Dogs left in hot cars throughout the summer months is an issue that hits the headlines every year.
More often than not it's a disgruntled car owner complaining after having their window smashed by a concerned passerby who spotted a dog locked in without any air.
But do you know what the law is on taking action and smashing another person's car window if you think an animal is suffering in there?
The Animal Welfare Act 2006 states only a local authority inspector or the police are permitted to enter premises, including a vehicle, to help an animal that is, or likely to be, suffering.
Thames Valley Police recently issued the following advice in a Facebook post:
"Firstly it is not advisable to force entry to the vehicle yourself. Your first step should be to call the RSPCA on 0300 1234 999 to inform them of the details namely, the condition of the dog, the registration number and location of the car. A dog warden service may also be able to help. They should despatch an inspector/warden to deal with the situation if [they] can. [They] will call the police if it is necessary to break into the car.
"If the matter is getting near life or death for the animal, call the police directly and ask for an estimated time of arrival. If the police don't have time to get there, then you have to decide if you should take action."
The post goes on to quote a section of the Criminal Damage Act 1971 which states you have a lawful excuse to commit damage if you believe the property owner would give consent to destruction or damage to the property if they knew about it and its circumstances.
Basically, this means if you think the pet's owner would be happy to have their car window broken to save the animal if they knew it was in mortal danger, the law could be on your side.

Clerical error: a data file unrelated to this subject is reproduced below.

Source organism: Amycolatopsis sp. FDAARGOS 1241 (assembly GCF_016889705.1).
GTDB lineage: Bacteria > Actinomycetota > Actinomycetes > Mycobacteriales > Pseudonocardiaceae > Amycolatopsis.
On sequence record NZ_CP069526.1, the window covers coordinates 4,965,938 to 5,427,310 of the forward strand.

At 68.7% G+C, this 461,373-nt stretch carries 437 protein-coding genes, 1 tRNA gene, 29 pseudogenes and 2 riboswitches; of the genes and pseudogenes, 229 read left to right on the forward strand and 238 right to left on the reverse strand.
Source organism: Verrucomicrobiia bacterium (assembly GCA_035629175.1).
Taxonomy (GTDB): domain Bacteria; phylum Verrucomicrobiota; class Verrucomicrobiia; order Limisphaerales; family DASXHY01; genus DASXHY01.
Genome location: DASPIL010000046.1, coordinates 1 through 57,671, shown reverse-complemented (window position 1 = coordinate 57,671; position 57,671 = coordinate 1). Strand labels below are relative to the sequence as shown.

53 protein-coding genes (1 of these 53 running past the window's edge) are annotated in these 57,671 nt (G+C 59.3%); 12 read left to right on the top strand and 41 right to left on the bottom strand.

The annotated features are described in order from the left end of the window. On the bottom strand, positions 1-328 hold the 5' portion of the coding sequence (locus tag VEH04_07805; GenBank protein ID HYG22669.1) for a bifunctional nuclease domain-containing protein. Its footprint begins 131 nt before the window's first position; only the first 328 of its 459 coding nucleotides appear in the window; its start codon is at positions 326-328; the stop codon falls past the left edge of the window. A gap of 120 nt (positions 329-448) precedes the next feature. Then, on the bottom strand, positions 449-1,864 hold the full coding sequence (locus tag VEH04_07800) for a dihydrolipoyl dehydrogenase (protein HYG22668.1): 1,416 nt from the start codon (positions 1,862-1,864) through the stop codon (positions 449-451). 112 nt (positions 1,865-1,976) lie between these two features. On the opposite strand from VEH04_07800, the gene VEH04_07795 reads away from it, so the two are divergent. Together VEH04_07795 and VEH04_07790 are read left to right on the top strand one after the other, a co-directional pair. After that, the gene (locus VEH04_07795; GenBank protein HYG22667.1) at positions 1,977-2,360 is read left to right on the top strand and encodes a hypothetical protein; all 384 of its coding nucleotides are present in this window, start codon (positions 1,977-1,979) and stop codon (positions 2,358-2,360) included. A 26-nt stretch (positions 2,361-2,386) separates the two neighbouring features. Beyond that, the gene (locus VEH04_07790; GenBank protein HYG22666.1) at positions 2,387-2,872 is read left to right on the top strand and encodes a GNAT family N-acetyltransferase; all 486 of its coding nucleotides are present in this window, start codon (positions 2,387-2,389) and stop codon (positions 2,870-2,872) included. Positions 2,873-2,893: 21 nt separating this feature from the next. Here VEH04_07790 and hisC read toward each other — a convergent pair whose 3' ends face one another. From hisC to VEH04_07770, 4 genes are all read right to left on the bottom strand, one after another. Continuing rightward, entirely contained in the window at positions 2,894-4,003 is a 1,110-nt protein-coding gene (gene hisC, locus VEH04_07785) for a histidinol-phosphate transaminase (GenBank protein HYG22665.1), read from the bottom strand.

Advice for pet owners in the summer
The RSPCA says a car can become hot very quickly, even when it doesn't feel that warm outside.
"When it's 22 degrees, in a car it can reach an unbearable 47 degrees within the hour," a spokesman said.
The advice is simple; don't leave animals in cars, conservatories or caravans.
In just a few minutes, even on a cloudy day with the windows open, the temperature can soar dangerously high, the RSPCA states.
In the warmer weather:
Provide plenty water for your pet
Try the five second rule before taking your pet for a walk on a hot day - put the back of your hand on the pavement, if it's too hot to hold it there for five seconds, it's too hot for your dog's sensitive paws
Use pet sunscreen if your pet is in the sun
Make sure your pet has access to shaded areas
Car travel with a pet
If you're travelling with a pet, here are some helpful tips:
Make sure your pet is properly restrained in the car; pets roaming around can be distracting and could cause an accident
Make sure you include a litter box in the car if you're making a long journey with a cat
Pack plenty of food and water
Take regular breaks to allow your pet to get out and stretch its legs and do its business
No heads out the window - it can cause your dog an injury
Make sure your pet is comfortable